If Boko Haram has not yet started to draw on the political, economic, and ethnic fractures present in Chad, that’s good news. Just such an expansion is what the United States, France, and the regional coalition of African states are trying to prevent. Unfortunately, for decades the US and France have answered the “stability” question by supporting a Chadian “strongman,” first Habré—who received financial, logistical, covert, and direct military support—then Déby, who won permission from the World Bank to spend more of his nation’s oil revenue on the military.
This constant short-term focus—whether on protecting economic interests (for France) or having a bulwark against communism (for the US)—has impeded the development of real institutions of government and governance, and even directly exacerbated cycles of violence. As the RAND Corporation reports, US military and security assistance has had little to no effect on reducing fragility in countries like Chad. In the past six years, Chad has received slightly over $18 million in such aid from the United States, although this certainly underestimates the combined foreign contributions to the Déby regime. France maintains a permanent military presence in the country, supporting and has even directly intervening on behalf of Déby.
Part of the problem is that such support often fuels corruption, rent-seeking, a violence-with-impunity mode of governing, and the social resentment that follows—often along ethnic lines. The Chadian military has certainly been implicated in brutal conduct, even withdrawing from the UN peacekeeping mission to the Central African Republic after allegations that it was providing active support to the Seleka rebels. In supporting the Déby regime, the US and France should urge Chad to avoid heavy-handed crackdowns on ethnic groups like the Kanuri from which Boko Haram has recruited.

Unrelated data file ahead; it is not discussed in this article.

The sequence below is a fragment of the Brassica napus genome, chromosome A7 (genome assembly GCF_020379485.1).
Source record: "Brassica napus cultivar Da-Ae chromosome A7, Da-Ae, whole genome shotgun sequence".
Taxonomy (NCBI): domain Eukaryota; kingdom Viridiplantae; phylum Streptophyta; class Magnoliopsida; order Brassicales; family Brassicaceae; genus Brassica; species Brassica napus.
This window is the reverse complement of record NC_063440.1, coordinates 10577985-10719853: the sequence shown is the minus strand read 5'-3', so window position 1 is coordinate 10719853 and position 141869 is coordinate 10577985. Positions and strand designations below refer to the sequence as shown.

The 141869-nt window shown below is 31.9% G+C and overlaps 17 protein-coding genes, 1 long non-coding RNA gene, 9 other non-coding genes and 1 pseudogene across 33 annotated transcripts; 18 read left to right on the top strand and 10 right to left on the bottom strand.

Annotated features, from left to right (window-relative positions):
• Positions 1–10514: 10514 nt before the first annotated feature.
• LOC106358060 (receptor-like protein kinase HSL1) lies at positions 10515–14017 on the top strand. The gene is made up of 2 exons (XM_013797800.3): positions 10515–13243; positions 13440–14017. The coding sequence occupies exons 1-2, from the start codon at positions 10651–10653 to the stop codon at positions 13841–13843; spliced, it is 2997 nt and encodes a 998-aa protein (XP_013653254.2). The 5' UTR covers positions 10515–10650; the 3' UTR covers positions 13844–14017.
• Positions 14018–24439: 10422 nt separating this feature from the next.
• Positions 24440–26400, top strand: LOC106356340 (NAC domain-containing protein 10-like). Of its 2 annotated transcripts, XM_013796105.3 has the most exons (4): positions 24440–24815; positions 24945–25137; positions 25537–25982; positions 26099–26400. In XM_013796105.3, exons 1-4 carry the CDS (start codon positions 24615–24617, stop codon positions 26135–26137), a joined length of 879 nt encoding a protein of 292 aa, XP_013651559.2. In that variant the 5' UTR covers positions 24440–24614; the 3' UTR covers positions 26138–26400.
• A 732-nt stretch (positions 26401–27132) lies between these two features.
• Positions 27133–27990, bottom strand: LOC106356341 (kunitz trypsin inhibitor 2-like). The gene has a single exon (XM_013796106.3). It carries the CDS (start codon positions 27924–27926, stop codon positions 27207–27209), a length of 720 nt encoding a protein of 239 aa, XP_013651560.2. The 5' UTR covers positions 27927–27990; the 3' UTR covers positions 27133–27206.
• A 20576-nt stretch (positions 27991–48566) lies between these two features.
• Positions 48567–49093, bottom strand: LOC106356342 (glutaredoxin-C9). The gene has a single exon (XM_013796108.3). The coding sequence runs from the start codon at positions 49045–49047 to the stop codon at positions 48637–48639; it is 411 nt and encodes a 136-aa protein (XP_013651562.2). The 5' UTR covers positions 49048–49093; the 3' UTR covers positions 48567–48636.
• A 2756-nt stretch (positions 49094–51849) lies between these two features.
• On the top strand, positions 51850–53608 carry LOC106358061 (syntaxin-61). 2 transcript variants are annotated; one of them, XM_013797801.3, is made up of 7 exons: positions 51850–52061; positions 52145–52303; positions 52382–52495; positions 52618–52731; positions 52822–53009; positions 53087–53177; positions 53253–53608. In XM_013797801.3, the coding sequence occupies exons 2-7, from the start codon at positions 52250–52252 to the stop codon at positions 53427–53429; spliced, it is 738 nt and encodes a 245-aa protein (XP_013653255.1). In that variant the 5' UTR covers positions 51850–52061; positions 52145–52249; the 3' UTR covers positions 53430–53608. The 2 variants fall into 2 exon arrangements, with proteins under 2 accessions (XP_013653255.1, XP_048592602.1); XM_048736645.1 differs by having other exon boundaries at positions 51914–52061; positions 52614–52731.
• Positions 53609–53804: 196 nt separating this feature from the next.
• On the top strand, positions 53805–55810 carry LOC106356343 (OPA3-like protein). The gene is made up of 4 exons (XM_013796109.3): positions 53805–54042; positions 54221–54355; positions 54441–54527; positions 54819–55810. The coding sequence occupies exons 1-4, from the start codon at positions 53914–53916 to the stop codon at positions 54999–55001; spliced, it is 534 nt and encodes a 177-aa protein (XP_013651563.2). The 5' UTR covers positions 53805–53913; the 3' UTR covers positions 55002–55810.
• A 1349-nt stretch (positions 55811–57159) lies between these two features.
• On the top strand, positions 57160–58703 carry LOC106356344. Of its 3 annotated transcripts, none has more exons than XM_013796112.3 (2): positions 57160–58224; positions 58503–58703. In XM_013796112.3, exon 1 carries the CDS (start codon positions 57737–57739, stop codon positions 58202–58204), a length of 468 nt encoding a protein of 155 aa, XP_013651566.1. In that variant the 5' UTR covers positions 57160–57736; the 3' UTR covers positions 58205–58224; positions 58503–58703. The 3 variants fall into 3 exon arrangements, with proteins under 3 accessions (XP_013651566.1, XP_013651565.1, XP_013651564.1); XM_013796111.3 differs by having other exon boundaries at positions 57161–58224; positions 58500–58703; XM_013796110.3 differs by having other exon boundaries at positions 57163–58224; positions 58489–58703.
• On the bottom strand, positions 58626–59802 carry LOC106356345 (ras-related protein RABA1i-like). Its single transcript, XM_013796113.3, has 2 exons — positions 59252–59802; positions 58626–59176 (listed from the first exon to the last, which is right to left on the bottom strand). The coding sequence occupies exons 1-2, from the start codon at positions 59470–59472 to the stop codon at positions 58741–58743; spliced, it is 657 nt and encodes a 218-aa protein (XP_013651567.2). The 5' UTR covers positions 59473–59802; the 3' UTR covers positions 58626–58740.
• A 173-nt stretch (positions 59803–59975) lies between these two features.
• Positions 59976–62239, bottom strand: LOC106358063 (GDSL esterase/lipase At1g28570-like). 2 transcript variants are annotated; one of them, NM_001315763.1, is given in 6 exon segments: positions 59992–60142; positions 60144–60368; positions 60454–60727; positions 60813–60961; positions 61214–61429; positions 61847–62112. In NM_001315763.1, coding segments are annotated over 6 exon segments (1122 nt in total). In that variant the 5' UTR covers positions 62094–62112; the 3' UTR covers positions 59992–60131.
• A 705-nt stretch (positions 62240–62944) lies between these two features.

Any attempt to combat the spread of Boko Haram should not sacrifice the broader and more long-term view for the immediate one. Although France has effectively implemented Band-Aid type interventions like that in Mali, such quick fixes will never be big enough or long-lasting enough to solve the region’s long-term problems. To address those larger issues a combination of preventive and prescriptive measures is needed to prevent Boko Haram from igniting a wider religious conflict, like the one that has plagued the Central African Republic, and to develop inclusive institutions in Chad and its neighbors. For starters, American non-military financial assistance to Chad could be increased and re-targeted to more effective institution-building. In contrast to military aid, the US has invested woefully little in the real economic and political development of the country—and this little became almost nonexistent in 2015: just $23,000, excluding direct food aid.
Fortunately, despite the history of violence, divisions in Chad have been far more often political and economic, with a healthy dose of ethnic clan-ism, than religious. That reality is visible on the streets of the mixed southern city of Moundou, where Christians and Muslims shop together at markets and sit together in classrooms only a hundred kilometers from the Central African Republic. Local civil society is attempting to keep things this way. One initiative is working to create ties between imams and Christian pastors in the hopes that such links will filter down from authority members to their respective communities and prevent radicalization. But the problem of hopeless young men with purchasable loyalties will only be solved by long-term economic and institutional development. Neither of these approaches is sexy; each is probably necessary.
As an ideological problem, Boko Haram is as difficult to defeat as any other intractable terrorist group. But at least if it is confined to ideology, it will remain an isolated—albeit dangerous—phenomenon.
Photo: Victims of a Boko Haram bombing in Nigeria in 2014
Alexander Hurst, a dual Master’s candidate in Public Management and International Relations at Sciences Po and the London School of Economics, has spent time working in southern Chad. Tweet to him @iamhurst.